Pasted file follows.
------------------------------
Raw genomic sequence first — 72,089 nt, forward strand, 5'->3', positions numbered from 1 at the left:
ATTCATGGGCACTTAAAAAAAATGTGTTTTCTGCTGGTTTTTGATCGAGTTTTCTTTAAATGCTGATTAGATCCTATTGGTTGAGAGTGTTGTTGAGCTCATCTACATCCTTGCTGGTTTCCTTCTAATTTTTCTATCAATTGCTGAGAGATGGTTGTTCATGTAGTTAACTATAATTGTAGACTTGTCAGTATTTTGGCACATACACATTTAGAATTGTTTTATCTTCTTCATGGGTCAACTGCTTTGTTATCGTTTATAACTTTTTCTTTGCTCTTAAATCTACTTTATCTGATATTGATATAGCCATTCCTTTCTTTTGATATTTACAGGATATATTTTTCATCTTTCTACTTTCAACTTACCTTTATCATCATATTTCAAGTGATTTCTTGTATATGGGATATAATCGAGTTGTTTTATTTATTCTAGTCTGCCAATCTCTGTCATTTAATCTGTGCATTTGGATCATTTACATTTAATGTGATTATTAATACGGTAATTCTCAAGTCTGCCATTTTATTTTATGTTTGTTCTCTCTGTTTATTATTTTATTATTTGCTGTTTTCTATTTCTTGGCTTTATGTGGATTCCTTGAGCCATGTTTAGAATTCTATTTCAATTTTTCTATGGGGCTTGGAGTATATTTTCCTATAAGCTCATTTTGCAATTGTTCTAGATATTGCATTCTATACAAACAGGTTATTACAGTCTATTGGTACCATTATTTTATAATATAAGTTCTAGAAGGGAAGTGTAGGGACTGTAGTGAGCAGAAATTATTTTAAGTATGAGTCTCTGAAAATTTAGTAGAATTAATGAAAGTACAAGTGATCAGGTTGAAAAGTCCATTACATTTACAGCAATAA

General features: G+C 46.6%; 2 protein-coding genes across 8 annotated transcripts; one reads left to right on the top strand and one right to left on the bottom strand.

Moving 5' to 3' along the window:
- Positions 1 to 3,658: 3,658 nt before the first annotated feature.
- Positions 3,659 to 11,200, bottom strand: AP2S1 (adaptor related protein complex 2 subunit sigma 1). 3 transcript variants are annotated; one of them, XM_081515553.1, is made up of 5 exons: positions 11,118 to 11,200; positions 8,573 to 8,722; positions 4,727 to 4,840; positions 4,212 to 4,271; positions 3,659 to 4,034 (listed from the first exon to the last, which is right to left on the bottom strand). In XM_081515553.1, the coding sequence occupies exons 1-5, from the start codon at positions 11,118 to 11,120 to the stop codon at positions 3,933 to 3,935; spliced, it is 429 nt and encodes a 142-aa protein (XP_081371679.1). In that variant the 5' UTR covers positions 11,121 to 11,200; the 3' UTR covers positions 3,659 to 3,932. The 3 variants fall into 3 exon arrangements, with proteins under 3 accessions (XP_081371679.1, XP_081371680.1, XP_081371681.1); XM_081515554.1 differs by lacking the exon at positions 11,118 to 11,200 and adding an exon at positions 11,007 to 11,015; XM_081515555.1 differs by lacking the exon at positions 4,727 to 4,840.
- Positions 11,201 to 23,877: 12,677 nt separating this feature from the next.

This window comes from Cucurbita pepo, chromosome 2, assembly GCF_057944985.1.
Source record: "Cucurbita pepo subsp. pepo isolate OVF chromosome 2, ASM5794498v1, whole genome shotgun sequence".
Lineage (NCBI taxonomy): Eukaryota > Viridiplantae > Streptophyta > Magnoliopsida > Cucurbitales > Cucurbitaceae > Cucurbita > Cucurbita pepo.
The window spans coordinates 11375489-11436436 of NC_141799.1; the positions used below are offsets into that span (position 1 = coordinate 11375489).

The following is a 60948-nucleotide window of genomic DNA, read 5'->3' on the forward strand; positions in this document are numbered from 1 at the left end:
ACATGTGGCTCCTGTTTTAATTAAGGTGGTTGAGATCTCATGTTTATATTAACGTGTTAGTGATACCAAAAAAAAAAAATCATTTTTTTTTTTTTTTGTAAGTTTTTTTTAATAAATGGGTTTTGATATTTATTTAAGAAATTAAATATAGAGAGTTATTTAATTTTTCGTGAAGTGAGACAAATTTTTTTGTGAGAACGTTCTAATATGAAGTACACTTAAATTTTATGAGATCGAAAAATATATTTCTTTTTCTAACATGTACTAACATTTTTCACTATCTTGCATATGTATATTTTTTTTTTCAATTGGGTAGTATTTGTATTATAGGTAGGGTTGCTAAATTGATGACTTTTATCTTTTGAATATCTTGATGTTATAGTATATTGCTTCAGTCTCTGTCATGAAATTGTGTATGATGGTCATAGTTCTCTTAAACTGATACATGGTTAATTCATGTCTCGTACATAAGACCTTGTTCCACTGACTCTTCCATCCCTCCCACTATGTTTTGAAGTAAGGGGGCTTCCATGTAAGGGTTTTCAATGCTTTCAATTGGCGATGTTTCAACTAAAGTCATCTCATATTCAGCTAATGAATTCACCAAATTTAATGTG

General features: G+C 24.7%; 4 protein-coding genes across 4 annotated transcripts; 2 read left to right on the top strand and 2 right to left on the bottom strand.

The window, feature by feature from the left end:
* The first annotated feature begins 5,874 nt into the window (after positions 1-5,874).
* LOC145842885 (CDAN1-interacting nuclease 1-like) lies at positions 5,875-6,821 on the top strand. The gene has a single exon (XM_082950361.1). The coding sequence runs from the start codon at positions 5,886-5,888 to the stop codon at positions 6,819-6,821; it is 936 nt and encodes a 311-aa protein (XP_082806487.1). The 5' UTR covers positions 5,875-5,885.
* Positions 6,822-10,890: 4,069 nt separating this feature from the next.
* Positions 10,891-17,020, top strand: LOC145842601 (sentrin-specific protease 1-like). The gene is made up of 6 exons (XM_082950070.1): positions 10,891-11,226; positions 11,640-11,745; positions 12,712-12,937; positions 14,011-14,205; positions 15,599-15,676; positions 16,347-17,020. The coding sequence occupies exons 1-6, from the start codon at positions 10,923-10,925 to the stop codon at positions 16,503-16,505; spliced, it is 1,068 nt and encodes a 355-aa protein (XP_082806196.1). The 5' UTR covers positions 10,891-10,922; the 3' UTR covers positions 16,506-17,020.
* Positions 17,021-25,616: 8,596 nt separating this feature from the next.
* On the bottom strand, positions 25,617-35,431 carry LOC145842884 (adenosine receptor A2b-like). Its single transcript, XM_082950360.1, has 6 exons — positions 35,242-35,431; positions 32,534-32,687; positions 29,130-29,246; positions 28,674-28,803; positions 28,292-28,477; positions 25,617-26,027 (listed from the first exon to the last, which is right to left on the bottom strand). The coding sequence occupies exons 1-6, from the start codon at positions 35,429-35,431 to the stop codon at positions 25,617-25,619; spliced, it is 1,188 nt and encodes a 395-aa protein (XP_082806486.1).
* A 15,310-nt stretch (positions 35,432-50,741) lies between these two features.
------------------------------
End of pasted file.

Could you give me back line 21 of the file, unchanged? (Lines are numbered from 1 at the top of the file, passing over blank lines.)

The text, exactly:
* On the bottom strand, positions 25,617-35,431 carry LOC145842884 (adenosine receptor A2b-like). Its single transcript, XM_082950360.1, has 6 exons — positions 35,242-35,431; positions 32,534-32,687; positions 29,130-29,246; positions 28,674-28,803; positions 28,292-28,477; positions 25,617-26,027 (listed from the first exon to the last, which is right to left on the bottom strand). The coding sequence occupies exons 1-6, from the start codon at positions 35,429-35,431 to the stop codon at positions 25,617-25,619; spliced, it is 1,188 nt and encodes a 395-aa protein (XP_082806486.1).